If anyone comes to Me and does not hate his father and mother, his wife and children, his brothers and sisters -- yes, even his own life -- he cannot be My disciple. And anyone who does not carry his cross and follow Me cannot be My disciple." (verses 26,27 N.I.V.).
On the surface this was a contradiction of the law, for Exodus 20:12 enjoins the honouring of father and mother and the Lord Jesus strongly corroborated this in Matthew 15:3-9 when He stressed filial duty as essential, actually quoting this verse from Exodus. There is a parallel passage of our context in Matthew 10:37-39 which reads:
Anyone who loves his father or mother more than Me is not worthy of Me; anyone who loves his son or daughter more than Me is not worthy of Me (Matt.10:37 N.I.V.).
And these words explain the passage in Luke. It is a matter of degree in love and loyalty. The Lord must come first in everything. There cannot be a relationship that has the precedence over Him. Not even the life of the believer can come first. Martyrdom is a possibility to the Christian and must be faced if true discipleship is to be experienced.
If the Lord Jesus is always put first and foremost, it may be that such conduct looks like enmity to other people. And this searching doctrine is elaborated in the next verse of our context:
And anyone who does not carry his cross and follow Me cannot be My disciple. (verse 27 N.I.V.).
Crucifixion was common enough in Palestine at this time; the disciples did not need any explanation of these words, for one could often see a criminal carrying his cross (compare Matt. 10:38; 16:24; Mark 8:34; Luke 9:23). The cross speaks of suffering and death and this is what every true disciple of Christ must be willing to face.
What did the crowds think of that? What do the majority of professing Christians think about it today? This will certainly sort people out, the faithful, willing to go all the way with Jesus Christ, whatever the cost, or the unfaithful who keep to the easy way and deliberately avoid suffering. It must be pointed out that it is not for us to seek suffering; self-appointed martyrdom has no value. In His love and wisdom the Lord will lead His children into times of testing and difficulty when He sees fit to do so, but underlying all is the gracious and strengthening promise of 1 Corinthians 10:13 which is true for all time.
So the real disciple of Christ (one who learns from Him), counts the cost of following in His footsteps and goes forward because He knows that God's biddings are always God's enablings.
And it is this cost which the Lord emphasizes next in two ways. He cites the case of a builder of a tower. The first thing he will do if he is wise, is to estimate how much money it will involve and whether he has enough to pay for it. Otherwise he may start by laying the foundation and then find he cannot finish the work, so risking the ridicule of everyone who sees it (verses 28-30).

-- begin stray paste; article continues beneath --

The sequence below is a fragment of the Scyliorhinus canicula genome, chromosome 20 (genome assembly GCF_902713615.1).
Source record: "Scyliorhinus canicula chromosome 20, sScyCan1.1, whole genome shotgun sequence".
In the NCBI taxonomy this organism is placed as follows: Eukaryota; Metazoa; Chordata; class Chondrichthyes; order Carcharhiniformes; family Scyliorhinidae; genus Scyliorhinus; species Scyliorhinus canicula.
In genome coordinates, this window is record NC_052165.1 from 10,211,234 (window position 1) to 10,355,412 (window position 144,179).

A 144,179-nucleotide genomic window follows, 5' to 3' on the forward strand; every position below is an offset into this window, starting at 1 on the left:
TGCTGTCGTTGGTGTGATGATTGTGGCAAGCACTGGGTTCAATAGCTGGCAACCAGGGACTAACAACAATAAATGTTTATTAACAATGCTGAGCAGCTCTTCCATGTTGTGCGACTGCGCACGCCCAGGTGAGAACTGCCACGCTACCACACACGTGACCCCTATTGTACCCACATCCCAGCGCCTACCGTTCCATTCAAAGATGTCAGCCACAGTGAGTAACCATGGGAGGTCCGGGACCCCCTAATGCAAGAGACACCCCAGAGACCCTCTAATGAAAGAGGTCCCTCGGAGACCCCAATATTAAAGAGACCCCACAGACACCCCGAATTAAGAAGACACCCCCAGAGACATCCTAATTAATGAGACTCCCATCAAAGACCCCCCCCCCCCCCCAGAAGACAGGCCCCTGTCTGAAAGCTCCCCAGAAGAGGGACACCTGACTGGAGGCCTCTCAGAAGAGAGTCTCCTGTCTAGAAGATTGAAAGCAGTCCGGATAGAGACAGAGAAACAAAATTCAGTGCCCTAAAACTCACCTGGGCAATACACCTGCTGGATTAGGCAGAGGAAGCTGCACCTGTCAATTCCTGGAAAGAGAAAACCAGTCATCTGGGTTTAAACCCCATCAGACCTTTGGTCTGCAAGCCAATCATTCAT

Or supposing a king is about to go to war against another king, he will weigh over whether he has sufficient troops and ammunition to obtain victory. If not, then he will ask for terms of peace (verses 31,32). The Lord added:
In the same way, any of you who does not give up everything he has cannot be My disciple (verse 33 N.I.V.).
That is to say, in putting Me first, he must be prepared to give up everything that claims precedence over Me. If he is willing for this, then he has the approval of the Lord Jesus and can be a fruitful servant of His. Christ sums up the teaching by likening such to active salt (note the Sermon on the Mount, Matt. 5:13). But salt that has lost its savour is useless and only fit to be thrown away (verse 35). Alas, all had not ears to hear, another of Christ's repeated sayings (Matt.11:15; 13:43; Luke 8:8; 14:35).
In answer to them Christ gives the beautiful parables that illustrate God's love and joy at the recovery of the lost, the Lost Sheep, the Lost Coin, and the Lost Son. The first one is found also in Matthew 18:12-14. Dr. Plummer is possibly right when he says that 'no simile has taken more hold upon the mind of Christendom'. There is rejoicing in each parable and this in contrast with the chill indifference and opposition of Pharisaism and its cynicism. The wilderness here was not the barren desert, but the usual pasturage. As Dr. A.T. Robertson says, there is nothing more helpless than a lost sheep except a lost sinner. One only out of a hundred was lost. yet the greatest concern is felt for that one by the owner who sets out to find it. The Greek shows that he 'kept on going' until he was successful and the sheep was found. There was no chiding of the sheep for its foolishness, nor grumbling at the trouble it had caused. Rather than this, he lifted the sheep on to his shoulders and carried it home and then, being so happy, he called together his neighbours to share in his joy.